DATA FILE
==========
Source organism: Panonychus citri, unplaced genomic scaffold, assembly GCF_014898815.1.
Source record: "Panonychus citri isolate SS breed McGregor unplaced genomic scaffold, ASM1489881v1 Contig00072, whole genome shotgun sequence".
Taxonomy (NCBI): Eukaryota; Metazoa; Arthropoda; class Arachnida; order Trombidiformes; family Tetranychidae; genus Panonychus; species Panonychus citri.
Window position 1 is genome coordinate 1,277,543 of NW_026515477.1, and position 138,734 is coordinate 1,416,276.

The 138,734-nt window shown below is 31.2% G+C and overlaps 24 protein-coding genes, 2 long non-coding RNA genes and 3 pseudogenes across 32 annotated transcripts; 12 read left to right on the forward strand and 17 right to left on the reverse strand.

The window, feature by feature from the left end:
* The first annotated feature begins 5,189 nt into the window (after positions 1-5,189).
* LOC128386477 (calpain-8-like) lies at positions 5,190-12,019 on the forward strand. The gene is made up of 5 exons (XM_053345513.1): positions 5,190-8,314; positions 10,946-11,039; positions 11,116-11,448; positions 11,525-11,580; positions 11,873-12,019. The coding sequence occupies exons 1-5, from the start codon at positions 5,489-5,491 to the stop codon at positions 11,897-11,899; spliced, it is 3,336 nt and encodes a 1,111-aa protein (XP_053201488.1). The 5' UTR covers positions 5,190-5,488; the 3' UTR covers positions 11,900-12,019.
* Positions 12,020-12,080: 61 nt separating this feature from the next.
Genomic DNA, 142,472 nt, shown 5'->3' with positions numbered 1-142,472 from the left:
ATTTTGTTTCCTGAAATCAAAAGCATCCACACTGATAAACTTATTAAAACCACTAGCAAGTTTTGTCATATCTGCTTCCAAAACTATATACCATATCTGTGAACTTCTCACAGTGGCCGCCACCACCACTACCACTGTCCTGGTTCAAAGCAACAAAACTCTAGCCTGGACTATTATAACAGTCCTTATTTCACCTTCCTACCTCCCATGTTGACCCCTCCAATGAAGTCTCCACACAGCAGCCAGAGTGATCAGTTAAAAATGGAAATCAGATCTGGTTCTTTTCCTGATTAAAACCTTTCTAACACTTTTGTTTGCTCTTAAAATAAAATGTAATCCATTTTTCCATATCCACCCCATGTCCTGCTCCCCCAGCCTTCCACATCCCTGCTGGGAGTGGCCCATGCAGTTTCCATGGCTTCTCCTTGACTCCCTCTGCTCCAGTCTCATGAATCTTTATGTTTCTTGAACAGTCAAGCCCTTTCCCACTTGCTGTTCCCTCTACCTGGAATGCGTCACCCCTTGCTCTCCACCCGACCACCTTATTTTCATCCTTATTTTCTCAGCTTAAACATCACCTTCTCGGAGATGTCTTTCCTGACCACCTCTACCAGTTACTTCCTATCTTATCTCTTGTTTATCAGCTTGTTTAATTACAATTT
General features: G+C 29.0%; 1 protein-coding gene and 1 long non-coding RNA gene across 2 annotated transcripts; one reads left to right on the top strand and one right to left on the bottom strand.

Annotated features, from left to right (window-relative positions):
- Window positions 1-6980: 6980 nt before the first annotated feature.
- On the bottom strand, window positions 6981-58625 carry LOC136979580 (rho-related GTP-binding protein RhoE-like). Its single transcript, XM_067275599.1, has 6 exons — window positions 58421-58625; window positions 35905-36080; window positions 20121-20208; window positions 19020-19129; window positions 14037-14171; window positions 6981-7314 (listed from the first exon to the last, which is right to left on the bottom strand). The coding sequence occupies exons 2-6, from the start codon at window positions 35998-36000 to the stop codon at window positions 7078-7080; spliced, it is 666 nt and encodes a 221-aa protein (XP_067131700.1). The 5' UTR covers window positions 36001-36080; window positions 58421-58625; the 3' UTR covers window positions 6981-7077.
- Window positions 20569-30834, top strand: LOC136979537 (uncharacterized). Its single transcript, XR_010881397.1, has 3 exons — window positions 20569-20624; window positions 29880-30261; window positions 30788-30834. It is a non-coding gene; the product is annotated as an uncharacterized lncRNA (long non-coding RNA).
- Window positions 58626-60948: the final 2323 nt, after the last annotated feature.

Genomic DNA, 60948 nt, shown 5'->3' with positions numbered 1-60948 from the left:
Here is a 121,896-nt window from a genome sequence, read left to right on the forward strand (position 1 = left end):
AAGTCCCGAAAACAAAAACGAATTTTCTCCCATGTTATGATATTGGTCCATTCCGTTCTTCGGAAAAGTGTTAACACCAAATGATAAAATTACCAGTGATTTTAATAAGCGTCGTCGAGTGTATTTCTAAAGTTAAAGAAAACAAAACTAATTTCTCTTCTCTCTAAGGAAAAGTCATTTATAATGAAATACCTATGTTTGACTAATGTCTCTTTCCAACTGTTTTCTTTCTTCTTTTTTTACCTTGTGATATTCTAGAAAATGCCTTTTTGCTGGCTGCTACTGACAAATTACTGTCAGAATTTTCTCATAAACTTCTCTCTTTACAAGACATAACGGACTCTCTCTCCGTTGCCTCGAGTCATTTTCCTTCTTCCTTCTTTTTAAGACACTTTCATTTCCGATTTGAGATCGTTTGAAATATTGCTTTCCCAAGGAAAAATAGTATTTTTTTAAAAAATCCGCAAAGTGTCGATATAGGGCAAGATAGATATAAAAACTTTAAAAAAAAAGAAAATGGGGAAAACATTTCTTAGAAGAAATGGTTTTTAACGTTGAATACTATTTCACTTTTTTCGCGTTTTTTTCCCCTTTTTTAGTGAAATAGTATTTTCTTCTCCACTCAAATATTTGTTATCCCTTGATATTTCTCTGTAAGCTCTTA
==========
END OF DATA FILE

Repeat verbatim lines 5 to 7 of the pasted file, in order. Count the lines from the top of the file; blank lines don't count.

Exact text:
The 138,734-nt window shown below is 31.2% G+C and overlaps 24 protein-coding genes, 2 long non-coding RNA genes and 3 pseudogenes across 32 annotated transcripts; 12 read left to right on the forward strand and 17 right to left on the reverse strand.

The window, feature by feature from the left end:
* The first annotated feature begins 5,189 nt into the window (after positions 1-5,189).